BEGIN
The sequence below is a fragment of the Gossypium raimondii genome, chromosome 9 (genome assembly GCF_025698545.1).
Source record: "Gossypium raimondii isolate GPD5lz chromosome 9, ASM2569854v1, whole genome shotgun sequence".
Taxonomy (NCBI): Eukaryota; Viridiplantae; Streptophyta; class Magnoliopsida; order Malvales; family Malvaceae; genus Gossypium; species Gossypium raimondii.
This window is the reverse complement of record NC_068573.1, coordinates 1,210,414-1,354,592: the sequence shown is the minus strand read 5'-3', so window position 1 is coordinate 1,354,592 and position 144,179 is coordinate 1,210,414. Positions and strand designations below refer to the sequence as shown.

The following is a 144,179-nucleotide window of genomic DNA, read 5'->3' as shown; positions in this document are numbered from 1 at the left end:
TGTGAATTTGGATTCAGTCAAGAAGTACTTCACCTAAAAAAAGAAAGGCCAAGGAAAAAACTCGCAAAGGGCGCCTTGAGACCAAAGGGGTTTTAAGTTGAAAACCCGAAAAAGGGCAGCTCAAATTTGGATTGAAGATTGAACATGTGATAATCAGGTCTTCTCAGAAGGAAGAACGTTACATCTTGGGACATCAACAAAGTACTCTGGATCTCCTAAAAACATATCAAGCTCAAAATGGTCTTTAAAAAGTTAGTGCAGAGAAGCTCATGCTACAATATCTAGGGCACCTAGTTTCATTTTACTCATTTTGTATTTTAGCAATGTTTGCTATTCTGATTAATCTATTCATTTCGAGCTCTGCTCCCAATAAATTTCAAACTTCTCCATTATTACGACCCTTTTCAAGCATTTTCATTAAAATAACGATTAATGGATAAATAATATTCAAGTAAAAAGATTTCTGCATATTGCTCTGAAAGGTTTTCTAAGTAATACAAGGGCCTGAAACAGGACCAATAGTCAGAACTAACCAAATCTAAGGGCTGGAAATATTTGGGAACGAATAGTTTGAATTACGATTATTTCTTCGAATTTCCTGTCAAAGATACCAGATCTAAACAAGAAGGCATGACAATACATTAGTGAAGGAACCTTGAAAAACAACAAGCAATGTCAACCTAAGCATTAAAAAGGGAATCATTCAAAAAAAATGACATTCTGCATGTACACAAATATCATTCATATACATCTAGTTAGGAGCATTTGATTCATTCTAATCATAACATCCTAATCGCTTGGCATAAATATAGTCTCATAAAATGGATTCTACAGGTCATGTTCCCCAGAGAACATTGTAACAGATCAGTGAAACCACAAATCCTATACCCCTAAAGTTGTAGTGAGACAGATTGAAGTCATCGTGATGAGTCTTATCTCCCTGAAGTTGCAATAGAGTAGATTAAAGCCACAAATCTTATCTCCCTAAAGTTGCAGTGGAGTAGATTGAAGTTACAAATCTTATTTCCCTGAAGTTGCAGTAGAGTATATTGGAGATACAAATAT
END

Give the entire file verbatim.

The sequence below is a fragment of the Gossypium raimondii genome, chromosome 9 (genome assembly GCF_025698545.1).
Source record: "Gossypium raimondii isolate GPD5lz chromosome 9, ASM2569854v1, whole genome shotgun sequence".
Taxonomy (NCBI): Eukaryota; Viridiplantae; Streptophyta; class Magnoliopsida; order Malvales; family Malvaceae; genus Gossypium; species Gossypium raimondii.
This window is the reverse complement of record NC_068573.1, coordinates 1,210,414-1,354,592: the sequence shown is the minus strand read 5'-3', so window position 1 is coordinate 1,354,592 and position 144,179 is coordinate 1,210,414. Positions and strand designations below refer to the sequence as shown.

The following is a 144,179-nucleotide window of genomic DNA, read 5'->3' as shown; positions in this document are numbered from 1 at the left end:
TGTGAATTTGGATTCAGTCAAGAAGTACTTCACCTAAAAAAAGAAAGGCCAAGGAAAAAACTCGCAAAGGGCGCCTTGAGACCAAAGGGGTTTTAAGTTGAAAACCCGAAAAAGGGCAGCTCAAATTTGGATTGAAGATTGAACATGTGATAATCAGGTCTTCTCAGAAGGAAGAACGTTACATCTTGGGACATCAACAAAGTACTCTGGATCTCCTAAAAACATATCAAGCTCAAAATGGTCTTTAAAAAGTTAGTGCAGAGAAGCTCATGCTACAATATCTAGGGCACCTAGTTTCATTTTACTCATTTTGTATTTTAGCAATGTTTGCTATTCTGATTAATCTATTCATTTCGAGCTCTGCTCCCAATAAATTTCAAACTTCTCCATTATTACGACCCTTTTCAAGCATTTTCATTAAAATAACGATTAATGGATAAATAATATTCAAGTAAAAAGATTTCTGCATATTGCTCTGAAAGGTTTTCTAAGTAATACAAGGGCCTGAAACAGGACCAATAGTCAGAACTAACCAAATCTAAGGGCTGGAAATATTTGGGAACGAATAGTTTGAATTACGATTATTTCTTCGAATTTCCTGTCAAAGATACCAGATCTAAACAAGAAGGCATGACAATACATTAGTGAAGGAACCTTGAAAAACAACAAGCAATGTCAACCTAAGCATTAAAAAGGGAATCATTCAAAAAAAATGACATTCTGCATGTACACAAATATCATTCATATACATCTAGTTAGGAGCATTTGATTCATTCTAATCATAACATCCTAATCGCTTGGCATAAATATAGTCTCATAAAATGGATTCTACAGGTCATGTTCCCCAGAGAACATTGTAACAGATCAGTGAAACCACAAATCCTATACCCCTAAAGTTGTAGTGAGACAGATTGAAGTCATCGTGATGAGTCTTATCTCCCTGAAGTTGCAATAGAGTAGATTAAAGCCACAAATCTTATCTCCCTAAAGTTGCAGTGGAGTAGATTGAAGTTACAAATCTTATTTCCCTGAAGTTGCAGTAGAGTATATTGGAGATACAAATAT